I am glad that Graham Hays wrote about--insightfully--the coaching situation for women. He seems to get it: the lack of opportunities for women:
The point is how can anyone possibly suggest it's fair that a man hoping to coach Division I college basketball has more than 600 potential jobs to chase but a woman has half as many opportunities -- and has to compete against twice as many people for them?
God forbid a woman tells an 18-year-old guy he should have gone over a pick instead of under it.
Others he spoke with seem to be misunderstanding some of the barriers female coaches face. In the end, it does come down to the same sentiment about a woman telling a boy or young man how to play a "man's game." But it extends, of course, further than that to a general belief that women do not belong and the excuse that is frequently given is that they are not good enough.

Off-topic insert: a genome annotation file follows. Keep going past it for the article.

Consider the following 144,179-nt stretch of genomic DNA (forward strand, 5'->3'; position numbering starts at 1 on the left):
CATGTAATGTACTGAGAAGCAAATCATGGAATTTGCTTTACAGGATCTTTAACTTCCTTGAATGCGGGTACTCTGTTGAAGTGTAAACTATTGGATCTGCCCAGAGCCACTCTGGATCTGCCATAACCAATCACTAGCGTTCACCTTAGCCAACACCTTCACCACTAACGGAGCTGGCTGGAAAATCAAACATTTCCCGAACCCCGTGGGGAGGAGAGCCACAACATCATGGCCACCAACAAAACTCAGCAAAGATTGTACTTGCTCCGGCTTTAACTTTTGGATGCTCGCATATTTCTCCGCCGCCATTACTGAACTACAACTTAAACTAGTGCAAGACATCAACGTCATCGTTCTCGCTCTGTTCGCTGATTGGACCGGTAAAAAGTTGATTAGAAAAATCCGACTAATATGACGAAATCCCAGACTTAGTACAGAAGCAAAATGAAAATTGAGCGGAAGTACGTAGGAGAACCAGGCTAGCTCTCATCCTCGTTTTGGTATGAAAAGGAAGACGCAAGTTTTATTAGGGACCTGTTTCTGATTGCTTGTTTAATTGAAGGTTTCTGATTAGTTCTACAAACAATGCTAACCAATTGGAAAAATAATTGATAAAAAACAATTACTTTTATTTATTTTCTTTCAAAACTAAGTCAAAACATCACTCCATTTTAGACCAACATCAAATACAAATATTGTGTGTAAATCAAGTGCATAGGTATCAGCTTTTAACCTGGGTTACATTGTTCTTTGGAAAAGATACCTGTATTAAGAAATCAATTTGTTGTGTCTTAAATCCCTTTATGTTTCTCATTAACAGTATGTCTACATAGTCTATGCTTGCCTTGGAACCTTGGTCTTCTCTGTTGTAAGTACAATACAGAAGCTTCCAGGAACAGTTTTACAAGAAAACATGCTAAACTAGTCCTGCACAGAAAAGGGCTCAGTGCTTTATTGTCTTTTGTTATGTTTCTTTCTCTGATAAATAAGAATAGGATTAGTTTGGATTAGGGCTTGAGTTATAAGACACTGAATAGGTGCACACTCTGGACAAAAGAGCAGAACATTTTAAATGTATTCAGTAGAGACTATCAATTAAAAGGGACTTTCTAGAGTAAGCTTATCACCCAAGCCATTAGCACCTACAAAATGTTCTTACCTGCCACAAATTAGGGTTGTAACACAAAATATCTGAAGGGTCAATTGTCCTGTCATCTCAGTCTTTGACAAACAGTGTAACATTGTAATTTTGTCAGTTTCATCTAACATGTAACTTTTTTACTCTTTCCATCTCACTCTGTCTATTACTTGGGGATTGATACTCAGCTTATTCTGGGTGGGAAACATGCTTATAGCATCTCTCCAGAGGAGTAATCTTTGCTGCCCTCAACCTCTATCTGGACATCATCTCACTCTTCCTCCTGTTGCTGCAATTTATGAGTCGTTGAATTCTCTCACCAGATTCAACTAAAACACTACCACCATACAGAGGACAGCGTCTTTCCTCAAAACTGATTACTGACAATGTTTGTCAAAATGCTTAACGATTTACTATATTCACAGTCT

So when administrators--both male and female--bemoan the lack of female coaches and say there are plenty of opportunities but women are not persistent enough, get easily discouraged, or just aren't interested to begin with.
Let's talk about the lesser salaries and, more importantly, all the crap female coaches have to go through when they work in male-dominated athletic departments. Is it really fair to have to "persist" through harassment, through less funding, poorer facilities, etc.?
Certain persons in athletic departments may think it's lack of character or something of that sort. But juries are starting to see otherwise. Check out the Title IX Blog and you will see the myriad of retaliation lawsuits female coaches are bringing against institutions. And they are winning them--regularly. This past week former volleyball coach at Fresno State Lindy Vivas won a multi-million dollar settlement for retaliation and discrimination. A softball coach at Iowa State, others at Fresno, coaches at Florida Gulf Coast University--they are all winning their cases.
See? These coaches do know what persistence is.